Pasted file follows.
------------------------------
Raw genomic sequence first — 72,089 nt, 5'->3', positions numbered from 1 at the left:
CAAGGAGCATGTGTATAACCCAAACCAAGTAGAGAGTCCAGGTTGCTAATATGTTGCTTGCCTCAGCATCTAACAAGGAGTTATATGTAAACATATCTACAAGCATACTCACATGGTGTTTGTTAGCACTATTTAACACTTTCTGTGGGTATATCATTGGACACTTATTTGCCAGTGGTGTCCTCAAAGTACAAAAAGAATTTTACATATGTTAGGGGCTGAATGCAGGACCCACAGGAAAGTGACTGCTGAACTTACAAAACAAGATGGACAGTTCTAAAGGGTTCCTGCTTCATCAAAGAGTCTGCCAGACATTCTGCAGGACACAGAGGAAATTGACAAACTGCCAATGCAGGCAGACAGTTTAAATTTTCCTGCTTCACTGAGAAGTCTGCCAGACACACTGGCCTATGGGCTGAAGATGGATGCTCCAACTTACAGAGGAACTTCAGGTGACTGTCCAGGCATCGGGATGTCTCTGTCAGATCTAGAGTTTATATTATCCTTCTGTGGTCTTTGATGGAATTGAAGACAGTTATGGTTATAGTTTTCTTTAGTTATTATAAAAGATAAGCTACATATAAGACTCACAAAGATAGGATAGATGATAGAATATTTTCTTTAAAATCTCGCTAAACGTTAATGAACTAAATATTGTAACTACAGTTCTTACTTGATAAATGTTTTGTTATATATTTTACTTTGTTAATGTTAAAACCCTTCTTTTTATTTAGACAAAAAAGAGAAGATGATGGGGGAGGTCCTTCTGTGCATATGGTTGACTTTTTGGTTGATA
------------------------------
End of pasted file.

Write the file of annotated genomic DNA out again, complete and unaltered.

Raw genomic sequence first — 72,089 nt, 5'->3', positions numbered from 1 at the left:
CAAGGAGCATGTGTATAACCCAAACCAAGTAGAGAGTCCAGGTTGCTAATATGTTGCTTGCCTCAGCATCTAACAAGGAGTTATATGTAAACATATCTACAAGCATACTCACATGGTGTTTGTTAGCACTATTTAACACTTTCTGTGGGTATATCATTGGACACTTATTTGCCAGTGGTGTCCTCAAAGTACAAAAAGAATTTTACATATGTTAGGGGCTGAATGCAGGACCCACAGGAAAGTGACTGCTGAACTTACAAAACAAGATGGACAGTTCTAAAGGGTTCCTGCTTCATCAAAGAGTCTGCCAGACATTCTGCAGGACACAGAGGAAATTGACAAACTGCCAATGCAGGCAGACAGTTTAAATTTTCCTGCTTCACTGAGAAGTCTGCCAGACACACTGGCCTATGGGCTGAAGATGGATGCTCCAACTTACAGAGGAACTTCAGGTGACTGTCCAGGCATCGGGATGTCTCTGTCAGATCTAGAGTTTATATTATCCTTCTGTGGTCTTTGATGGAATTGAAGACAGTTATGGTTATAGTTTTCTTTAGTTATTATAAAAGATAAGCTACATATAAGACTCACAAAGATAGGATAGATGATAGAATATTTTCTTTAAAATCTCGCTAAACGTTAATGAACTAAATATTGTAACTACAGTTCTTACTTGATAAATGTTTTGTTATATATTTTACTTTGTTAATGTTAAAACCCTTCTTTTTATTTAGACAAAAAAGAGAAGATGATGGGGGAGGTCCTTCTGTGCATATGGTTGACTTTTTGGTTGATA